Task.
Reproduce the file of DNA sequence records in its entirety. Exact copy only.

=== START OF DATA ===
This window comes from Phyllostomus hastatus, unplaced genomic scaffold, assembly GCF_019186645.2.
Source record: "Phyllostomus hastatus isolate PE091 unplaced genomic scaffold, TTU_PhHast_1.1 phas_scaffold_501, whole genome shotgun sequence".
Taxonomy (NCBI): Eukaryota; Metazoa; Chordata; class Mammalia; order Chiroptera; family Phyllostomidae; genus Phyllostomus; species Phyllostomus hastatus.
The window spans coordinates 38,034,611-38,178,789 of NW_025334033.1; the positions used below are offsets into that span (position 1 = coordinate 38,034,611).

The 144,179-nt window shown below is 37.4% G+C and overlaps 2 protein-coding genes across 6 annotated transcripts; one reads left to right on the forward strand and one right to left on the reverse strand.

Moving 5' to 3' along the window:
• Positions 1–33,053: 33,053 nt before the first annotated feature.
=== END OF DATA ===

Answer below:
This window comes from Phyllostomus hastatus, unplaced genomic scaffold, assembly GCF_019186645.2.
Source record: "Phyllostomus hastatus isolate PE091 unplaced genomic scaffold, TTU_PhHast_1.1 phas_scaffold_501, whole genome shotgun sequence".
Taxonomy (NCBI): Eukaryota; Metazoa; Chordata; class Mammalia; order Chiroptera; family Phyllostomidae; genus Phyllostomus; species Phyllostomus hastatus.
The window spans coordinates 38,034,611-38,178,789 of NW_025334033.1; the positions used below are offsets into that span (position 1 = coordinate 38,034,611).

The 144,179-nt window shown below is 37.4% G+C and overlaps 2 protein-coding genes across 6 annotated transcripts; one reads left to right on the forward strand and one right to left on the reverse strand.

Moving 5' to 3' along the window:
• Positions 1–33,053: 33,053 nt before the first annotated feature.